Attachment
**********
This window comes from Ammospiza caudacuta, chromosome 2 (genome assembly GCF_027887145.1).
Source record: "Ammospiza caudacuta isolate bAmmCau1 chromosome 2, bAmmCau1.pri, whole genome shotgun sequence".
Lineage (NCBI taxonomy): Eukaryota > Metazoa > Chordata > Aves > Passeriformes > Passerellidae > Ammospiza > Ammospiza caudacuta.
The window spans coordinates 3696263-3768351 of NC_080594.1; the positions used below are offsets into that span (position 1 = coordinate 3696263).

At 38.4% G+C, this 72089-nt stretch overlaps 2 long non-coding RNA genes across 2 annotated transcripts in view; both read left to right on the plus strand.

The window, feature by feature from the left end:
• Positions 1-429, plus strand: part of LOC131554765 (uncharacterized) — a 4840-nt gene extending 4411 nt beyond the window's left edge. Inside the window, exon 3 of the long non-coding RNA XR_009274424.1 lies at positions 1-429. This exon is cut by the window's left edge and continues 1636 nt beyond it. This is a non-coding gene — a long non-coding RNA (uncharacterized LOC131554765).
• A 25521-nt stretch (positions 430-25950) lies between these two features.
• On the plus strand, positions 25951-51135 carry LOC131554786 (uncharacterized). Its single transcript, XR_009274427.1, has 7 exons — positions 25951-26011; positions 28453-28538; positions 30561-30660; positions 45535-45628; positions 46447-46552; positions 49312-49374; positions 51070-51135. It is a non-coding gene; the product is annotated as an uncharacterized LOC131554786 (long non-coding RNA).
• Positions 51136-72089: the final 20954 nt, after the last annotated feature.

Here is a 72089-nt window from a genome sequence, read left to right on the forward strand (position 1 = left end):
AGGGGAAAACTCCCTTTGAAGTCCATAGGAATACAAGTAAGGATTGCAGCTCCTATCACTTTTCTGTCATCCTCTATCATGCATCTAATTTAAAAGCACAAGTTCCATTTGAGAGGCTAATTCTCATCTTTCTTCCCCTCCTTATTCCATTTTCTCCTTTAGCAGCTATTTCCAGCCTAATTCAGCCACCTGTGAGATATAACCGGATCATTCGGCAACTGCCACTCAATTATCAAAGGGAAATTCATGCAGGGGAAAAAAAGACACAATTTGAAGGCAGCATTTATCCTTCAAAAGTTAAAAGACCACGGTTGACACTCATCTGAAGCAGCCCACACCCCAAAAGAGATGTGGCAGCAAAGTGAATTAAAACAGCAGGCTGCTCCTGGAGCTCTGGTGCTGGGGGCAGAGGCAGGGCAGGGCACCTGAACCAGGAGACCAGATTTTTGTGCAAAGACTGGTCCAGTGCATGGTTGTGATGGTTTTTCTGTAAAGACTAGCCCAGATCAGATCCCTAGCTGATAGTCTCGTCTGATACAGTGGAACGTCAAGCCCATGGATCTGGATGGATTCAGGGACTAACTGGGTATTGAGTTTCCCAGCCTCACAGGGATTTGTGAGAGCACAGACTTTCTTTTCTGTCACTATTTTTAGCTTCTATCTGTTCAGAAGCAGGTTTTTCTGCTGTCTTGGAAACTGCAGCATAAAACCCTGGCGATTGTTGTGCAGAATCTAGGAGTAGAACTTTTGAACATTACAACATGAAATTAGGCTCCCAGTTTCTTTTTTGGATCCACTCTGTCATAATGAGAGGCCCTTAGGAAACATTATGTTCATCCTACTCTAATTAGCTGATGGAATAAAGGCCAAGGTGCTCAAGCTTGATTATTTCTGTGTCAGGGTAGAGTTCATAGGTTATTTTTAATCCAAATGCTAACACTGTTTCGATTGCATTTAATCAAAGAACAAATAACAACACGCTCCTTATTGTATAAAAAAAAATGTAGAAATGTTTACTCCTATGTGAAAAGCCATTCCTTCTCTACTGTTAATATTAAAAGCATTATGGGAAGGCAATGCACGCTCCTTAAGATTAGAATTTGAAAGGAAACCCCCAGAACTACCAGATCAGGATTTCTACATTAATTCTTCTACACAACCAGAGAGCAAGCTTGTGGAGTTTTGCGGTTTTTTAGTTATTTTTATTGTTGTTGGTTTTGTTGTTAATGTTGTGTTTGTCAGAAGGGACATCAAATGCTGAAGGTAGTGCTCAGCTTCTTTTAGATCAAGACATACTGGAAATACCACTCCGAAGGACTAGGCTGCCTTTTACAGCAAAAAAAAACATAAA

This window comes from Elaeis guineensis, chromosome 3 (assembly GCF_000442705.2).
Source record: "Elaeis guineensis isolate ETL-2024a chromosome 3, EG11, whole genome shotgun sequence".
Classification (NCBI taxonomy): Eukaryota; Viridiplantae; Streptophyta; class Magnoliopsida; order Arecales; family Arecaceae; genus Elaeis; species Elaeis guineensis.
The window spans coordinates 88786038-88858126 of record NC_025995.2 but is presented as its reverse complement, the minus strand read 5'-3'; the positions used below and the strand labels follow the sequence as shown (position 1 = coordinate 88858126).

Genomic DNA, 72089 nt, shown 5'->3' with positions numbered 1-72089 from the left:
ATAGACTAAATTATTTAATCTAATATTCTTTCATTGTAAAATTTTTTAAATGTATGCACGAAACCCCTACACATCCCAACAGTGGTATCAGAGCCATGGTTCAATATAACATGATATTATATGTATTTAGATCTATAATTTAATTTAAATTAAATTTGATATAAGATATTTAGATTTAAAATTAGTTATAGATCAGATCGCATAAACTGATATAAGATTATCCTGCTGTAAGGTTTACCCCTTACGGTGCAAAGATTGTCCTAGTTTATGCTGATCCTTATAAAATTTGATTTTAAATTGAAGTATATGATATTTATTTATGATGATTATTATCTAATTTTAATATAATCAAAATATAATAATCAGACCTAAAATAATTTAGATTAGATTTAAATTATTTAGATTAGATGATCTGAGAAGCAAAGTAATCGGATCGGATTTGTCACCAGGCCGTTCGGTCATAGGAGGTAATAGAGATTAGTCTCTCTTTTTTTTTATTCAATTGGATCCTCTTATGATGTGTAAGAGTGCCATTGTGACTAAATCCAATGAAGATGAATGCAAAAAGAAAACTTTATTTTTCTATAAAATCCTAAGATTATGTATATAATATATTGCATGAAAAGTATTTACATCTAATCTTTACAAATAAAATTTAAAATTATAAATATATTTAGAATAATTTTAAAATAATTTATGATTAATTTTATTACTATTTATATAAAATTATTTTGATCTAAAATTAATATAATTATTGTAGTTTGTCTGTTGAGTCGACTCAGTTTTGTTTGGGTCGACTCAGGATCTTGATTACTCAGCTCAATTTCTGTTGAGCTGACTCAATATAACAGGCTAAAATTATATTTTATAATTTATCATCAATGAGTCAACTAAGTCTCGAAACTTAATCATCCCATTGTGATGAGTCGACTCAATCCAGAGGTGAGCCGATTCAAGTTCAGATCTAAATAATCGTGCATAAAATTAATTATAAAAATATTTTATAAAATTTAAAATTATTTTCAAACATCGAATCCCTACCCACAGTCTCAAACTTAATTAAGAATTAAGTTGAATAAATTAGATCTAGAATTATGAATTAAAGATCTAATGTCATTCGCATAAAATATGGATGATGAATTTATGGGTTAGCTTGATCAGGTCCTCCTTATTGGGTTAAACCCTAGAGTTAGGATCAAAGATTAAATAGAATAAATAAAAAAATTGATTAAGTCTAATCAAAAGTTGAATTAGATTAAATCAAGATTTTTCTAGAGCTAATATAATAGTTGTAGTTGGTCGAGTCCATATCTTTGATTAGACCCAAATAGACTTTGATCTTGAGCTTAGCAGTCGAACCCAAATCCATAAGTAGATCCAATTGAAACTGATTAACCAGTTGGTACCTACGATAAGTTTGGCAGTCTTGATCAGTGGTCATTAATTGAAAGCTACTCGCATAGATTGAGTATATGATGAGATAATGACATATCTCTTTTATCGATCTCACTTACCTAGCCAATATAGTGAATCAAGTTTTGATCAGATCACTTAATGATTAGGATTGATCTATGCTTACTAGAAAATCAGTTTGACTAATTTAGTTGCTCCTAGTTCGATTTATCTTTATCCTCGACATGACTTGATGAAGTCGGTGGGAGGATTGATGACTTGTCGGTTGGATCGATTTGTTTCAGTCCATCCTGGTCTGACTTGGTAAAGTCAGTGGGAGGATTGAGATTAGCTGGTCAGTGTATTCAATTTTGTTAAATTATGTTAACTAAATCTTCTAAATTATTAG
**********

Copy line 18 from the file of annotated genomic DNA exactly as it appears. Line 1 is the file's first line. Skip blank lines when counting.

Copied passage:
ATAGACTAAATTATTTAATCTAATATTCTTTCATTGTAAAATTTTTTAAATGTATGCACGAAACCCCTACACATCCCAACAGTGGTATCAGAGCCATGGTTCAATATAACATGATATTATATGTATTTAGATCTATAATTTAATTTAAATTAAATTTGATATAAGATATTTAGATTTAAAATTAGTTATAGATCAGATCGCATAAACTGATATAAGATTATCCTGCTGTAAGGTTTACCCCTTACGGTGCAAAGATTGTCCTAGTTTATGCTGATCCTTATAAAATTTGATTTTAAATTGAAGTATATGATATTTATTTATGATGATTATTATCTAATTTTAATATAATCAAAATATAATAATCAGACCTAAAATAATTTAGATTAGATTTAAATTATTTAGATTAGATGATCTGAGAAGCAAAGTAATCGGATCGGATTTGTCACCAGGCCGTTCGGTCATAGGAGGTAATAGAGATTAGTCTCTCTTTTTTTTTATTCAATTGGATCCTCTTATGATGTGTAAGAGTGCCATTGTGACTAAATCCAATGAAGATGAATGCAAAAAGAAAACTTTATTTTTCTATAAAATCCTAAGATTATGTATATAATATATTGCATGAAAAGTATTTACATCTAATCTTTACAAATAAAATTTAAAATTATAAATATATTTAGAATAATTTTAAAATAATTTATGATTAATTTTATTACTATTTATATAAAATTATTTTGATCTAAAATTAATATAATTATTGTAGTTTGTCTGTTGAGTCGACTCAGTTTTGTTTGGGTCGACTCAGGATCTTGATTACTCAGCTCAATTTCTGTTGAGCTGACTCAATATAACAGGCTAAAATTATATTTTATAATTTATCATCAATGAGTCAACTAAGTCTCGAAACTTAATCATCCCATTGTGATGAGTCGACTCAATCCAGAGGTGAGCCGATTCAAGTTCAGATCTAAATAATCGTGCATAAAATTAATTATAAAAATATTTTATAAAATTTAAAATTATTTTCAAACATCGAATCCCTACCCACAGTCTCAAACTTAATTAAGAATTAAGTTGAATAAATTAGATCTAGAATTATGAATTAAAGATCTAATGTCATTCGCATAAAATATGGATGATGAATTTATGGGTTAGCTTGATCAGGTCCTCCTTATTGGGTTAAACCCTAGAGTTAGGATCAAAGATTAAATAGAATAAATAAAAAAATTGATTAAGTCTAATCAAAAGTTGAATTAGATTAAATCAAGATTTTTCTAGAGCTAATATAATAGTTGTAGTTGGTCGAGTCCATATCTTTGATTAGACCCAAATAGACTTTGATCTTGAGCTTAGCAGTCGAACCCAAATCCATAAGTAGATCCAATTGAAACTGATTAACCAGTTGGTACCTACGATAAGTTTGGCAGTCTTGATCAGTGGTCATTAATTGAAAGCTACTCGCATAGATTGAGTATATGATGAGATAATGACATATCTCTTTTATCGATCTCACTTACCTAGCCAATATAGTGAATCAAGTTTTGATCAGATCACTTAATGATTAGGATTGATCTATGCTTACTAGAAAATCAGTTTGACTAATTTAGTTGCTCCTAGTTCGATTTATCTTTATCCTCGACATGACTTGATGAAGTCGGTGGGAGGATTGATGACTTGTCGGTTGGATCGATTTGTTTCAGTCCATCCTGGTCTGACTTGGTAAAGTCAGTGGGAGGATTGAGATTAGCTGGTCAGTGTATTCAATTTTGTTAAATTATGTTAACTAAATCTTCTAAATTATTAG